CAN P87C592 Project

8031 timeline

CAN was being promoted as an industrial grade network with many useful features that would have been useful in previous projects (built-in protocol, well defined buffers, priorities, etc.) The elusive low-cost “pick-by-light” solution for thousands of displays in large warehouses prompted several attempts at addressing other common industrial needs. Driving outputs at some remote location with a serial port obviously saves on cabling besides the discrete outputs on an expensive host.

Interface vendors (RS-485 devices) were out of touch with pricing and often there was a worldwide shortage with lead times stretching out several months. Going down to 3V was another problem which caused a price spike. CAN in automotive quantities would hopefully resolve this (the bus turn-around of RS-485 was a never ending problem as the UART would report a transmit buffer empty before the data was fully clocked out of the transmitter shift register). The best way to find out would be to build a reasonably sized CAN network.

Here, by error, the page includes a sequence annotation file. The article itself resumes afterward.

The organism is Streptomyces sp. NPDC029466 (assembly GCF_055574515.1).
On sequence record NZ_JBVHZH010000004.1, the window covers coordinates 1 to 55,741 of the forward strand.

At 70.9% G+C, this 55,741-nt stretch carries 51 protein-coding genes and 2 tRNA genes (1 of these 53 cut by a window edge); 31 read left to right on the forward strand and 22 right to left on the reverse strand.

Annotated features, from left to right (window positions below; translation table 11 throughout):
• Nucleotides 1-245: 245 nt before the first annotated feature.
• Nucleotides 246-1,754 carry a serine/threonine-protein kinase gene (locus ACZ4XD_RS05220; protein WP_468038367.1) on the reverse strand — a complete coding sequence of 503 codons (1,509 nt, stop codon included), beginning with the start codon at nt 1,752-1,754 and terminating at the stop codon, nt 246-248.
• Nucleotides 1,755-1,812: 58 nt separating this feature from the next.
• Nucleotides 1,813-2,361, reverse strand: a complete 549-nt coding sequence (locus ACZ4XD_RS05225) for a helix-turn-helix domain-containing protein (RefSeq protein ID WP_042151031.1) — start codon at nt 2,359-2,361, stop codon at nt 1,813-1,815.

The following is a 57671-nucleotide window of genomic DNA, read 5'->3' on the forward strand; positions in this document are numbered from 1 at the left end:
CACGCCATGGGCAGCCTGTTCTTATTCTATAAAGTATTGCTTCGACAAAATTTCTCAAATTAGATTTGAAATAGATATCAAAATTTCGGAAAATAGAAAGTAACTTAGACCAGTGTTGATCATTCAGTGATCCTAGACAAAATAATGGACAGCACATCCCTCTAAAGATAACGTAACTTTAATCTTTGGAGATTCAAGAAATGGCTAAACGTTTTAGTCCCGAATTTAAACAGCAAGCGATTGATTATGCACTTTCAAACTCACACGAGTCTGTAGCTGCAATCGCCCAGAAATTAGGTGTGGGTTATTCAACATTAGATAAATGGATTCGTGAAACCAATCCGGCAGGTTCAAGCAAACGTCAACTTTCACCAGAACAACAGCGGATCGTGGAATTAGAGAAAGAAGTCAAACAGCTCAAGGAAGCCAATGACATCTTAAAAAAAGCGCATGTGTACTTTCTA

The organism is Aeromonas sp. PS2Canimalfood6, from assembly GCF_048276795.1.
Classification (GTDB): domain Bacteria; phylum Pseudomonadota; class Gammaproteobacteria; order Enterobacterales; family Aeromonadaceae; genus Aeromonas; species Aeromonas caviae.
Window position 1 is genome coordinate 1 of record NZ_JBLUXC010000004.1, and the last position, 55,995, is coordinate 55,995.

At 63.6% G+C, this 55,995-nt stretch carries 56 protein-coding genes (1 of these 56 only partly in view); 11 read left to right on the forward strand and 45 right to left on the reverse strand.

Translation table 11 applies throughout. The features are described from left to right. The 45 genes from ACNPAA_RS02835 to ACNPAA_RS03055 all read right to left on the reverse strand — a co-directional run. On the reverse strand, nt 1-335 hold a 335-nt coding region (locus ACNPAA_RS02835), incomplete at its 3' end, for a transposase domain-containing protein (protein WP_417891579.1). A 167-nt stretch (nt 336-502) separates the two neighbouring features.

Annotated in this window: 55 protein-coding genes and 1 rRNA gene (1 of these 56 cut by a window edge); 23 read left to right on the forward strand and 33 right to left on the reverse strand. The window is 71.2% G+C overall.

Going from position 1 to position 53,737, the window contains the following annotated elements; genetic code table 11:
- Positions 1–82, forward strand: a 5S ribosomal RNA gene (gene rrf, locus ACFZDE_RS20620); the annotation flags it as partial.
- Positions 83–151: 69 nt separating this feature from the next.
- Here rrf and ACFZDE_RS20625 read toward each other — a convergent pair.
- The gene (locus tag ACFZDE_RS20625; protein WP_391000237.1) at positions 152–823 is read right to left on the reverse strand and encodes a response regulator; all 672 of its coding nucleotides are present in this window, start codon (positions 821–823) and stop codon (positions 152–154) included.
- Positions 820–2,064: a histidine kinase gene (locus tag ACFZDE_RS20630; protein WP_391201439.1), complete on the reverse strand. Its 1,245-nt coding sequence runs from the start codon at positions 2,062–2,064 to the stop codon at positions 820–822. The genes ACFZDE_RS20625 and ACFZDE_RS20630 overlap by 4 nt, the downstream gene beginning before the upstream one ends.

CAN 87C592 board

There are 16×8 outputs (573 latches which can sink 24mA). Each output would be able to drive a pair of 7-segment displays by taking the extra output to a PNP and NPN transistor. When the one display was on, the other would be off. For blank displays, just don't sink current through any of the other seven outputs of the 573. This board would then be able to drive 16 pairs of displays (up to 99 items for picking per pair of 7-segment LEDs). There was not much cheaper than a 573 to drive LEDs (also being able to latch them). The end-user was not too pleased as they would have to clamp the housing on the underside of the shelves rather than along the front in strips.


There were several reasons for not taking the CAN network further; the four layer board was more than an equivalent 680008 on two layers and the 128 output two sided ’273 latch board; protocol analyzers were expensive; the 8051-core was too small to be useful for quick projects that did not need to squeeze the last byte out of code, and finally, we made a mistake in the package pinouts as shown here.